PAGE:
North American box art
|Platform(s)||Xbox, Xbox 360|
Sneak King is a video game by Burger King for the Xbox and Xbox 360 video game consoles, released in 2006. Burger King sold the game with the purchase of value meals. Players take control of Burger King's mascot The King, in a stealth food-delivery themed game that spans four levels based on Burger King's commercial advertisements. Sneak King is one of three titles released by Burger King under the name King Games and developed by Blitz Games as part of five week promotional campaign between November 19 and December 24, 2006. Blitz Games was chosen to develop the games, originally for the online Xbox Live Arcade, but this was later changed to a single disc that would run the game on both the Xbox and Xbox 360 consoles.
Development of the project was closely tied to the other two games, and Sneak King's development was directly led by Burger King. The game started as a tile-based puzzle video game, but became a Spy vs Spy-style caper until Burger King made design choices that removed conventional hazards and competition elements in favor of a stealth game with no human opponents. Sneak King did not win critical acclaim and its reviews often reflected its unusual design elements, but the project was a financial success and resulted in millions of units being sold. Collectively, the games ranked amongst the top 10 best selling games of 2006. Burger King's Russell Klein would attribute the three game project as being the driving force behind the company's 40% quarterly sales increase.
The player takes control of The King, the mascot for Burger King, who is tasked with sneaking around while delivering 4 different types of Burger King meals to hungry people. Sneak King's gameplay consists of four levels to explore: the Saw Mill, Cul-De-Sac, Construction Zone, and Downtown. Each level features a unique map with 20 challenges to be completed. There are two game modes, free-play mode and challenge mode. Free-play mode occurs whenever the player is not currently undertaking a challenge or after the player changes levels. In this mode, the player can freely explore the area without noise or sight detection and use the minimap to see unlocked challenges and non-player characters (NPCs).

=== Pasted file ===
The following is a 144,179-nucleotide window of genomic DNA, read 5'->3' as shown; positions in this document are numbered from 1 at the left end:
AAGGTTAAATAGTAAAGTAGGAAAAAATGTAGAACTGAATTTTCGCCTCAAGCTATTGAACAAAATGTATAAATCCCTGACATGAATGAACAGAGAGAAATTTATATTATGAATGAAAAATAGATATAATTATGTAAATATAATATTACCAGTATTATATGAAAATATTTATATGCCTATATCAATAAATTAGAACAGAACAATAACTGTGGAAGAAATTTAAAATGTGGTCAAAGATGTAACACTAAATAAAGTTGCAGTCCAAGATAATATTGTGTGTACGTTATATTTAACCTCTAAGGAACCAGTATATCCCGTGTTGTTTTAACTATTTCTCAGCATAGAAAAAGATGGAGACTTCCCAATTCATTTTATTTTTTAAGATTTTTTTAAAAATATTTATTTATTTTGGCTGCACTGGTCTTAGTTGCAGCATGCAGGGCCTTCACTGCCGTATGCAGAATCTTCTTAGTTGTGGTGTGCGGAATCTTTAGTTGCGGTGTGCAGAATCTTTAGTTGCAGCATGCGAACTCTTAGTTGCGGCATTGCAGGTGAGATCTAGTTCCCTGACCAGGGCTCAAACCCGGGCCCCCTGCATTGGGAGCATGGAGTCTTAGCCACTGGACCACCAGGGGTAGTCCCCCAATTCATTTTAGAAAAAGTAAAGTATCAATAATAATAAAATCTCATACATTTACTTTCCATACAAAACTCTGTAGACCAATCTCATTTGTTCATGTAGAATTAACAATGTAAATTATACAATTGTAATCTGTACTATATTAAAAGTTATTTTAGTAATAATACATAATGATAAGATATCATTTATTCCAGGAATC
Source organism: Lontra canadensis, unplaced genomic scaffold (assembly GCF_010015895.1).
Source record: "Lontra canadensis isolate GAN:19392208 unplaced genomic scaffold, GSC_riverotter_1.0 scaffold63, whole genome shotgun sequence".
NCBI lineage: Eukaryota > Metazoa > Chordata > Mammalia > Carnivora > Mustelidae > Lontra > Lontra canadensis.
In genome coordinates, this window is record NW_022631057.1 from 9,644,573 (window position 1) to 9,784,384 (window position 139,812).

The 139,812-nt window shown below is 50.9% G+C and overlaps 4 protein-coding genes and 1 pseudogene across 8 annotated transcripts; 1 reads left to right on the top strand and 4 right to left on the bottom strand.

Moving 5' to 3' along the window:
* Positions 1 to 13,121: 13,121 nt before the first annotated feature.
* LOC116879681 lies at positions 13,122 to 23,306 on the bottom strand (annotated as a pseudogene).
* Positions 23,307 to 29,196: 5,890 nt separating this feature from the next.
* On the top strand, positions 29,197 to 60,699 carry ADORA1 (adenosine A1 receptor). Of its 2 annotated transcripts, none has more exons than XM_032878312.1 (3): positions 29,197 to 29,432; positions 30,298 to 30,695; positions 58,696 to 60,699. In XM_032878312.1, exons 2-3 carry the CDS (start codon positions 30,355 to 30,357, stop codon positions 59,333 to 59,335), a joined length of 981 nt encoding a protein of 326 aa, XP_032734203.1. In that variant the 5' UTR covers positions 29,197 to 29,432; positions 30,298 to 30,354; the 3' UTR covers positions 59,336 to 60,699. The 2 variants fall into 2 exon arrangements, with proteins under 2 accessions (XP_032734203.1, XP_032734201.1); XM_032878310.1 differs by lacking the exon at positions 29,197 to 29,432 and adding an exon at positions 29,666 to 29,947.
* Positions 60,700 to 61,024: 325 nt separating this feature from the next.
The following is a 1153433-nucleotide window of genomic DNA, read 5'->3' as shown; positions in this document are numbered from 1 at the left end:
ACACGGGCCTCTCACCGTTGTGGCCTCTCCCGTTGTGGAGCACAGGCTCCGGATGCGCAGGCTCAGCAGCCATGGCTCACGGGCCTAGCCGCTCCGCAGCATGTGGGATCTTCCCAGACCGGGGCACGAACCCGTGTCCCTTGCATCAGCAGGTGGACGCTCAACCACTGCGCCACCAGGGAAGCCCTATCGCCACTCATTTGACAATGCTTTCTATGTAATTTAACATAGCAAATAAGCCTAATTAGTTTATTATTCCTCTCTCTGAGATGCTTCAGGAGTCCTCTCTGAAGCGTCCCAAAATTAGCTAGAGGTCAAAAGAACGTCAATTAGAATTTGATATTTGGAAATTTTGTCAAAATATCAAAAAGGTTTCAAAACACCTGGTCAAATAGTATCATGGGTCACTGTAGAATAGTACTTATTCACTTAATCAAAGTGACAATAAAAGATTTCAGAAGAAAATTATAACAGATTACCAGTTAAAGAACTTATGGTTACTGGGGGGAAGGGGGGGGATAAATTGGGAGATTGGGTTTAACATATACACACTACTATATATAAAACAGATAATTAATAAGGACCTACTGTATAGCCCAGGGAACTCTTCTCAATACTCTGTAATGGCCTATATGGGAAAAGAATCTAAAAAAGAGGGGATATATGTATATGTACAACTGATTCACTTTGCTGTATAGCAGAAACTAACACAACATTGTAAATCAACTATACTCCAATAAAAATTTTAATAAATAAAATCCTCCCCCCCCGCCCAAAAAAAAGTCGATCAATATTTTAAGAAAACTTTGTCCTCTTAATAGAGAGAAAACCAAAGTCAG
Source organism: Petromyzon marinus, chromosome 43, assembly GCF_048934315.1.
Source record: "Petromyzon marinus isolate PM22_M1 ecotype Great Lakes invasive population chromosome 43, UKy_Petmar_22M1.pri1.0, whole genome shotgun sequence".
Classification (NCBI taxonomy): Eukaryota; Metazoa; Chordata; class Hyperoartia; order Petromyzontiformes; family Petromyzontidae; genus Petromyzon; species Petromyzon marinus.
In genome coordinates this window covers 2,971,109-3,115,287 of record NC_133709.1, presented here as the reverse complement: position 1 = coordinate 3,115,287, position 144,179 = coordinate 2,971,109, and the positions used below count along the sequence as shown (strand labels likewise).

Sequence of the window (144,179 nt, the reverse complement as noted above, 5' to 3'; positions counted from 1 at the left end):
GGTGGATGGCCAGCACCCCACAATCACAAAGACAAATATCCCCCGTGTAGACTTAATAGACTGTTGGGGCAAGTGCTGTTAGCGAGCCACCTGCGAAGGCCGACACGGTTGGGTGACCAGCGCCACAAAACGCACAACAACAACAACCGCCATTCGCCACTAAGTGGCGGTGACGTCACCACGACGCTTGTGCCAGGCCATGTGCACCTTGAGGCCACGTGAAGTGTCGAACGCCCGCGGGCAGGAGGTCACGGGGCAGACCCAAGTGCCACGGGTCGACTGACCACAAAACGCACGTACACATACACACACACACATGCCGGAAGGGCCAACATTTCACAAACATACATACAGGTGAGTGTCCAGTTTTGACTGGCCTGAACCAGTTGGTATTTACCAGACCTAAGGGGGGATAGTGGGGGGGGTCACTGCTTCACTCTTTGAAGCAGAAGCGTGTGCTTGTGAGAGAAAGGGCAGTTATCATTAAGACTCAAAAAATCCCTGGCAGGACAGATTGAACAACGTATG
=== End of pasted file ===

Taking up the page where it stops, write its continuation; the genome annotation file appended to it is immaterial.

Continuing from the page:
In Challenge mode, the player must sneak around and deliver food to hungry NPCs. Hunger is indicated above thought bubbles which float above the heads of the NPCs. An NPC with a burger icon over their head is able to be given food, but they will lose their appetite if they spot the player. NPCs move around the map in a set pattern and have a narrow cone of vision to detect player. Erik Brudvig of IGN described this narrow cone of vision as being similar to those of Metal Gear Solid. NPCs can also detect the player by excessive noise, the amount of sound a player is making is indicated by a noise meter. Challenges can be failed if a player alerts NPCs to their presence. Successful delivery of an item requires sneaking up behind an NPC or surprising them from a hiding place. Points are awarded based on how hungry a character is, the player's stealth and proximity to the NPC and style points on delivery. When presenting food, a Flourish meter appears which quickly fills and empties, requiring a timed button press. The higher the flourish meter, the more style points. Each level has 20 associated challenges and fulfilling half the challenges on a level opens the way to the next level. Once all 80 challenges are completed, an alternative costume is unlocked. Gamerscore is rewarded for achieving certain goals or style on the Xbox 360 version.